You will also want to observe how the other candidates are doing. For a contested convention scenario to be realistic, at least three candidates must be collecting substantial numbers of delegates, and be able to continue to compete even once it is clear they won't reach a majority. Otherwise, it may take a while, but you will eventually end up with an outright winner.

I won't repeat all of the comparisons with previous cycles from the last post. Still, the key thing we'll want to try to distinguish after Super Tuesday using our "% of remaining delegates needed to win" graph is which of several paths we are on:

  1. All lines heading upward: By gosh, a contested convention may be a real possibility!
  2. Two mostly flat lines: We're looking at a real two-person race, but one of the candidates is likely to win eventually.
  3. One flat line: This person will likely end up winning, but enough others are still collecting delegates to make it difficult for them.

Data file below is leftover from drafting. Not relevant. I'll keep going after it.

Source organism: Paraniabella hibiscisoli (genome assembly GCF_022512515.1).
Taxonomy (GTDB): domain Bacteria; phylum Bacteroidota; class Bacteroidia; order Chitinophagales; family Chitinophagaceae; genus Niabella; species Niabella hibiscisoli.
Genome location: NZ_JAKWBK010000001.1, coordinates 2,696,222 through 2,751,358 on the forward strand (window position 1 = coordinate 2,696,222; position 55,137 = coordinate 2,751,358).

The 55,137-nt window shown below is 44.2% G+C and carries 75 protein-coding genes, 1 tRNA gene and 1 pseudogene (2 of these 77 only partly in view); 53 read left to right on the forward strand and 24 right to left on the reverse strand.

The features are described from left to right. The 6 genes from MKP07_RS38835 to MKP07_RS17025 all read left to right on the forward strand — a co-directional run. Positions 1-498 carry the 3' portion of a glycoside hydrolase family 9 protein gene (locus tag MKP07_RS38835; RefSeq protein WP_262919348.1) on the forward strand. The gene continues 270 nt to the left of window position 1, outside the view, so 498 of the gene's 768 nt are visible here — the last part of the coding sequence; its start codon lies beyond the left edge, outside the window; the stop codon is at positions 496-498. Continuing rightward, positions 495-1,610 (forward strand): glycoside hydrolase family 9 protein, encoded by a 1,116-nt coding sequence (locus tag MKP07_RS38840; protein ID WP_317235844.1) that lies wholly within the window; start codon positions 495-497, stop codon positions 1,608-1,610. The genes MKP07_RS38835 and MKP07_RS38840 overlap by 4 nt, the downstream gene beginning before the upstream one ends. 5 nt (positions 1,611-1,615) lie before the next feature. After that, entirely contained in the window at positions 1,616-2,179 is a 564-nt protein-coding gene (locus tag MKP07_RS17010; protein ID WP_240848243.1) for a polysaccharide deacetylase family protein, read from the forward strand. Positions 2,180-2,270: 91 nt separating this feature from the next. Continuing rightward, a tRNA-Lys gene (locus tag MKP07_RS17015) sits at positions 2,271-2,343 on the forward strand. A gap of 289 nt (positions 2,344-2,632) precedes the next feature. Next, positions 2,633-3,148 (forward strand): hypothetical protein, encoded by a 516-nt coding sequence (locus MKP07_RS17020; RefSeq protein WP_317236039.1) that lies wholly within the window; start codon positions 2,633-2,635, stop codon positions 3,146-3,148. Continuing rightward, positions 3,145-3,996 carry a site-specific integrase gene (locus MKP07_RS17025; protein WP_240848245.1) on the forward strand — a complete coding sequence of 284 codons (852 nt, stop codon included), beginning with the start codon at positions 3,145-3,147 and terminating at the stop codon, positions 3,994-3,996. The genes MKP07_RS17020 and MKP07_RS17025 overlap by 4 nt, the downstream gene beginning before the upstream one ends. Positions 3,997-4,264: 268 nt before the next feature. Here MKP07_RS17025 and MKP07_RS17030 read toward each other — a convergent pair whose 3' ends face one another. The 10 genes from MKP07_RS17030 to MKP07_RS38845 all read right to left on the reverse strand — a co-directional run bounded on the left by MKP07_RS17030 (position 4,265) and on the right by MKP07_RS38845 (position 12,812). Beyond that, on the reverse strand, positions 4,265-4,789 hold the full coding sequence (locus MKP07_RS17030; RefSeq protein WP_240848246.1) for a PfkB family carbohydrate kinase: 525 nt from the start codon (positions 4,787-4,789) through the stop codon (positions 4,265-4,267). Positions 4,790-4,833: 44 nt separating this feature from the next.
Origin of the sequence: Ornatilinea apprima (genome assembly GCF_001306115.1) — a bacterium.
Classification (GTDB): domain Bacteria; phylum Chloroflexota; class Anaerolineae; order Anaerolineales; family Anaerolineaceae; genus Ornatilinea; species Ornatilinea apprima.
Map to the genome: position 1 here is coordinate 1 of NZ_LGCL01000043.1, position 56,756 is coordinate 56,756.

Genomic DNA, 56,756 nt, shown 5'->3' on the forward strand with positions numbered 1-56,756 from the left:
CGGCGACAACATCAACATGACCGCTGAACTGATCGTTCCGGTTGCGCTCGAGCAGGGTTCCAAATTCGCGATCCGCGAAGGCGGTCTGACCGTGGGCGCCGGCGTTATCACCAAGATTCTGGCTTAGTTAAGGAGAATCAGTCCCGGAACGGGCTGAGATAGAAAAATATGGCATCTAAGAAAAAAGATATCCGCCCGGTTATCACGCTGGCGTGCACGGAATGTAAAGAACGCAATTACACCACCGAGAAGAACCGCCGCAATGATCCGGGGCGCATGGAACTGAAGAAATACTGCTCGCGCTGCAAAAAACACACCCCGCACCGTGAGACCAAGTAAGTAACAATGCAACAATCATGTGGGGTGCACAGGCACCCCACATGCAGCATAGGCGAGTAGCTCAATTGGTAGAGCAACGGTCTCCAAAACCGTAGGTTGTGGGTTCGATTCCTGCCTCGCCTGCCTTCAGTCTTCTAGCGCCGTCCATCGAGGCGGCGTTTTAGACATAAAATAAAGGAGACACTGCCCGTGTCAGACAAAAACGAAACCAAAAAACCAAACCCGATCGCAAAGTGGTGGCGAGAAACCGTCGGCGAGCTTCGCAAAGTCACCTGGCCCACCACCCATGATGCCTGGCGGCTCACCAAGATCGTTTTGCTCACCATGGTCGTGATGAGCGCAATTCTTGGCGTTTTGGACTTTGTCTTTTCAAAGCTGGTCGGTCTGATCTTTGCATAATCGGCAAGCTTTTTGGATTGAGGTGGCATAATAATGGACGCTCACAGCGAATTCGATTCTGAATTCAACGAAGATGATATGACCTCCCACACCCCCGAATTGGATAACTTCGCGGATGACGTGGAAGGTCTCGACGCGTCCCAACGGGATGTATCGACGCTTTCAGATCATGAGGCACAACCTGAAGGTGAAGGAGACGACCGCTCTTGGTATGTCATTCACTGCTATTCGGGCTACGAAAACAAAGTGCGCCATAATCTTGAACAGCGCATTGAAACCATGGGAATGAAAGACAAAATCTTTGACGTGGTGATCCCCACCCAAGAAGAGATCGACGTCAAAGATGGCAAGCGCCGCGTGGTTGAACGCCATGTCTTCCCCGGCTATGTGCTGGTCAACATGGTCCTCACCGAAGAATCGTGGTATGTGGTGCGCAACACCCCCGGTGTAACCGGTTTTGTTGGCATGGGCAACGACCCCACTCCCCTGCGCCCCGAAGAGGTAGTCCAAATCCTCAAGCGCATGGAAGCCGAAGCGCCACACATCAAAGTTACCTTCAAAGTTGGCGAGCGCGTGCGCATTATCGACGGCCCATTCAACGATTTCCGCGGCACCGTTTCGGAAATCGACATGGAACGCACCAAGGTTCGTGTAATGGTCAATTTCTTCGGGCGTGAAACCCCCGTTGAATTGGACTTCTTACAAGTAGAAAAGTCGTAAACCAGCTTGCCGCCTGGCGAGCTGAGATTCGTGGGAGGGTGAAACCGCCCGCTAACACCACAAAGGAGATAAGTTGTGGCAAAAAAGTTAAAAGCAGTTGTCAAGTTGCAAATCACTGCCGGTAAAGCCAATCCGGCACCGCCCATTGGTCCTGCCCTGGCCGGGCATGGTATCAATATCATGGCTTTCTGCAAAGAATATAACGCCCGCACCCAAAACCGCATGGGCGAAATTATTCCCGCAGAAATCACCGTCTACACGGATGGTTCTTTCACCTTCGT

4. One line diving downward: The person heading down is on a path to an outright victory.

Now, it may be possible that even after Super Tuesday, it isn't 100% clear which of these is happening. But we should have an idea.

If Sanders is right near 686 for the day (or 746 delegates total), we might be on paths 2 or 3.

If Sanders blows away 686 and is just raking in the delegates, it will be looking like path 4.

If Sanders is way below 686 (and nobody else unexpectedly gets more delegates than he does), then we are on path 1, the outcome that all election geeks root for every four years, but never happens.

There are 14 states, American Samoa, and the Democrats Abroad voting on Super Tuesday. But 30.4% of the delegates will be coming from California. And another 16.8% from Texas. Add in another 8.1% from North Carolina, and you've already accounted for 55.3% of the Super Tuesday results.